relationships that exist between the entities.

(61)

ASA are sets of interacting networks

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Example

• The surface of the heart forms the boundary o f the heart in the boundary network (Bn) (not Pn)

• the diaphragmatic surface of the heart is a par t of the surface of the heart (Pn)

- also part of the boundary of the heart (Pn) - also boundary of right ventricle (Bn)

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Disciplined modeling

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Anatomical Transformation Abstraction

• Definition

– Anatomical Transformation Abstraction describes the time-dependent morphological transformations of the concepts represented in the tax onomy during the human life cycle, which includes prenatal developm ent, postnatal growth and aging

• ATA scheme

– Scheme for prenatal development, not for the morphological transfor mations associated with the processes of growth and aging

– Associated with an anatomical entity in order to comprehensively conc eptualize and symbolically represent its development starting from the fertilized egg.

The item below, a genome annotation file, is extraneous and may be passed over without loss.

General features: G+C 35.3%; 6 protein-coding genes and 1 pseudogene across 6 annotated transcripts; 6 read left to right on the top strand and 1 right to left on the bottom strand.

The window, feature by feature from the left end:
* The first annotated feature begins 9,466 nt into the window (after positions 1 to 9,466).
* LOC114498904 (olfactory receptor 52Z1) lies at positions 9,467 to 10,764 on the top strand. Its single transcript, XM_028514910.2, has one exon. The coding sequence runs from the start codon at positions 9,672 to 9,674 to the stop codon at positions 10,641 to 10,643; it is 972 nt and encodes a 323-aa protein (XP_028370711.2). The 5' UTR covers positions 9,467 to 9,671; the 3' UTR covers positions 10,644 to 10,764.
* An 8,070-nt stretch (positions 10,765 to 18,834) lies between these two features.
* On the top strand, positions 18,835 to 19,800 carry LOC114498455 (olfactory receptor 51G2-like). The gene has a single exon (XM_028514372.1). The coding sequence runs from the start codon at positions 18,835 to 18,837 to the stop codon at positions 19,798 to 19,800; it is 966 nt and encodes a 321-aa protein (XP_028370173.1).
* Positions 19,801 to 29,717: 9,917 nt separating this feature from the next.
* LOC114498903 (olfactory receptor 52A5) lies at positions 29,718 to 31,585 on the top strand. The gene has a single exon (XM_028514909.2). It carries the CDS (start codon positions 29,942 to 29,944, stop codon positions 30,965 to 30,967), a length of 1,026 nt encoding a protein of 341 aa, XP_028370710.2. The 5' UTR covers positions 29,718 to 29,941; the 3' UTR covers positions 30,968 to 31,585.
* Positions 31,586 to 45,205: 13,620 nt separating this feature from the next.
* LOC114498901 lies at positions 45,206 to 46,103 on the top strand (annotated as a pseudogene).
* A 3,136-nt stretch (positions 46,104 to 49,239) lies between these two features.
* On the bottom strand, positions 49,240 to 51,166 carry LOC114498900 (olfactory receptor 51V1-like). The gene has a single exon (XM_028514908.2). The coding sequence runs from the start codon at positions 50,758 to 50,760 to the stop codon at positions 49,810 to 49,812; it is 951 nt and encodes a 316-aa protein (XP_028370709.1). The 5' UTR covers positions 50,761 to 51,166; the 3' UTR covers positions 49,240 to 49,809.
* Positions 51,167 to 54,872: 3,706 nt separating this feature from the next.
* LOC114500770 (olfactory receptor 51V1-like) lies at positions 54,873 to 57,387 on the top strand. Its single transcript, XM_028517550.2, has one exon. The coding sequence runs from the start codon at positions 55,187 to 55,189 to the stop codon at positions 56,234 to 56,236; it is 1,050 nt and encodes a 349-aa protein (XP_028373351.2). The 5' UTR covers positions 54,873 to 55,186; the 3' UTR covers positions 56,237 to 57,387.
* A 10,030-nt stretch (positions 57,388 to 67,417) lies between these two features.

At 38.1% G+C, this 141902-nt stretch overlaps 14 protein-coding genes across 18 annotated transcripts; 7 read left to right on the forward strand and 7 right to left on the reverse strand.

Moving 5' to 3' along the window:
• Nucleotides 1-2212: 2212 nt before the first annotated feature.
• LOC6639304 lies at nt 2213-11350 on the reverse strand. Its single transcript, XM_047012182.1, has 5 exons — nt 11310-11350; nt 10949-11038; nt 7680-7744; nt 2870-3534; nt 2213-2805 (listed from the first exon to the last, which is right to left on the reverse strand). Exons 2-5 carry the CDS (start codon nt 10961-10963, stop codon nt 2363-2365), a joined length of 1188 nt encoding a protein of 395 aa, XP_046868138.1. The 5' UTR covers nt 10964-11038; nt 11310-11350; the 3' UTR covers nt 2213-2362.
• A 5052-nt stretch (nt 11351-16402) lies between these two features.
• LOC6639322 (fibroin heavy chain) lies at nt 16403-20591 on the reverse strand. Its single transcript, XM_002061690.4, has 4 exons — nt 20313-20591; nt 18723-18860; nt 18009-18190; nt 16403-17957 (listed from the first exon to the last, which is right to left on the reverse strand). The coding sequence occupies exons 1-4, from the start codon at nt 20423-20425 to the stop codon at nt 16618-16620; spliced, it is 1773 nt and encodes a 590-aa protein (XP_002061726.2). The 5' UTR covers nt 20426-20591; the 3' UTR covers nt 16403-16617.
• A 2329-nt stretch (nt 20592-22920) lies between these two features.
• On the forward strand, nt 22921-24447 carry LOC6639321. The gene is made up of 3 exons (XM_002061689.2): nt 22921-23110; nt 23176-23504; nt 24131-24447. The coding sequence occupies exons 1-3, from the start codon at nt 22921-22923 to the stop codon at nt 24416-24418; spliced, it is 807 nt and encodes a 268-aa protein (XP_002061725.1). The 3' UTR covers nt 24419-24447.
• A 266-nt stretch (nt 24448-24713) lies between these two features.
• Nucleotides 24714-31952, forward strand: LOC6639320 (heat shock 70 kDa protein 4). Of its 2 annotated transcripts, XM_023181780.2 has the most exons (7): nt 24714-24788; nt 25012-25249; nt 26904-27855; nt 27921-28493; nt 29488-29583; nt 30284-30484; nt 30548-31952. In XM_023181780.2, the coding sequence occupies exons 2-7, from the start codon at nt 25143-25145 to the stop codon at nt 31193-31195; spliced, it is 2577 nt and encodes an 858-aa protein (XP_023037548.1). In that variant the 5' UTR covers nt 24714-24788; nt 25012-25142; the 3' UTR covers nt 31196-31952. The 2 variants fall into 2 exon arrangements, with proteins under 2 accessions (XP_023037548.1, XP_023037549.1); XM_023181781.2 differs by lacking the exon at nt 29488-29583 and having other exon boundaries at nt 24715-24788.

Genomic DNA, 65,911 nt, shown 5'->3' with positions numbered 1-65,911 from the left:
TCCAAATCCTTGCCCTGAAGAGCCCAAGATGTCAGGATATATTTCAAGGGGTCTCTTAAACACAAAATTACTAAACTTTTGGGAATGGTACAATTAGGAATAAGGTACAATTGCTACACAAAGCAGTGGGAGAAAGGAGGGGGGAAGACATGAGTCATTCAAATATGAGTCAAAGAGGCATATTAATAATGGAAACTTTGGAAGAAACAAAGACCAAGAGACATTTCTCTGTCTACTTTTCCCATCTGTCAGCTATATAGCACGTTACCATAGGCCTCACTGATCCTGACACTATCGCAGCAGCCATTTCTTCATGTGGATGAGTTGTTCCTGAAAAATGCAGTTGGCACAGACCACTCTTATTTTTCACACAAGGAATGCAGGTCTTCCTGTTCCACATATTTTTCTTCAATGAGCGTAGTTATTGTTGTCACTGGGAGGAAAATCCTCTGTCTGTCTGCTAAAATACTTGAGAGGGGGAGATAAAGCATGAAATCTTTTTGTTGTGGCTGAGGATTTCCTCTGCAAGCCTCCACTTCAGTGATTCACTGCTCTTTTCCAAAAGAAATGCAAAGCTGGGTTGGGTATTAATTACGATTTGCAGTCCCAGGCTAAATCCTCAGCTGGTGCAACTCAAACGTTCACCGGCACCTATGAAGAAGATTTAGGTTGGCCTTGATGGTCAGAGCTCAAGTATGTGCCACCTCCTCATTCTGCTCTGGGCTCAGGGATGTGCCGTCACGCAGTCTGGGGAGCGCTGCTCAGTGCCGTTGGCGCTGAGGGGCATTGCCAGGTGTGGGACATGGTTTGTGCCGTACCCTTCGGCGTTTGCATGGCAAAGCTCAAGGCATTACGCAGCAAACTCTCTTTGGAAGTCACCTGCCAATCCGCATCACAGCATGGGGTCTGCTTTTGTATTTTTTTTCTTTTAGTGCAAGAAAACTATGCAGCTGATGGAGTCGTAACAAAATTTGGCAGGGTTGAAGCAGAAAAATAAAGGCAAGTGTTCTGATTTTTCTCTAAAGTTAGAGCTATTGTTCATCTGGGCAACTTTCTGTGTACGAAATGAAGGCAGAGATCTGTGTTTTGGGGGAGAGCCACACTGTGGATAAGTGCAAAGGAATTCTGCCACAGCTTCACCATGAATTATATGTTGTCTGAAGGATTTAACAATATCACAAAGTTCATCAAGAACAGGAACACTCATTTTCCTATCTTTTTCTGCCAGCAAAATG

(65)

ATA Scheme

(66)

Phenotypic transformation

• Phenotypic transformation(PTr)

– developmental states of one individual

– Precursor, successor, a change in phenotype

For example:

Mesodermal primordium of humerus >

Cartilaginous primordium of humerus >

Ossifying humerus with primary ossification center > Ossifying humerus with secondary ossification center > Fully formed humerus

(67)

Developmental Lineage

• Developmental lineage (DL)

– an ancestor replicates itself and gives rise to two or more d escendants, each of which is phenotypically distinct from it s immediate ancestor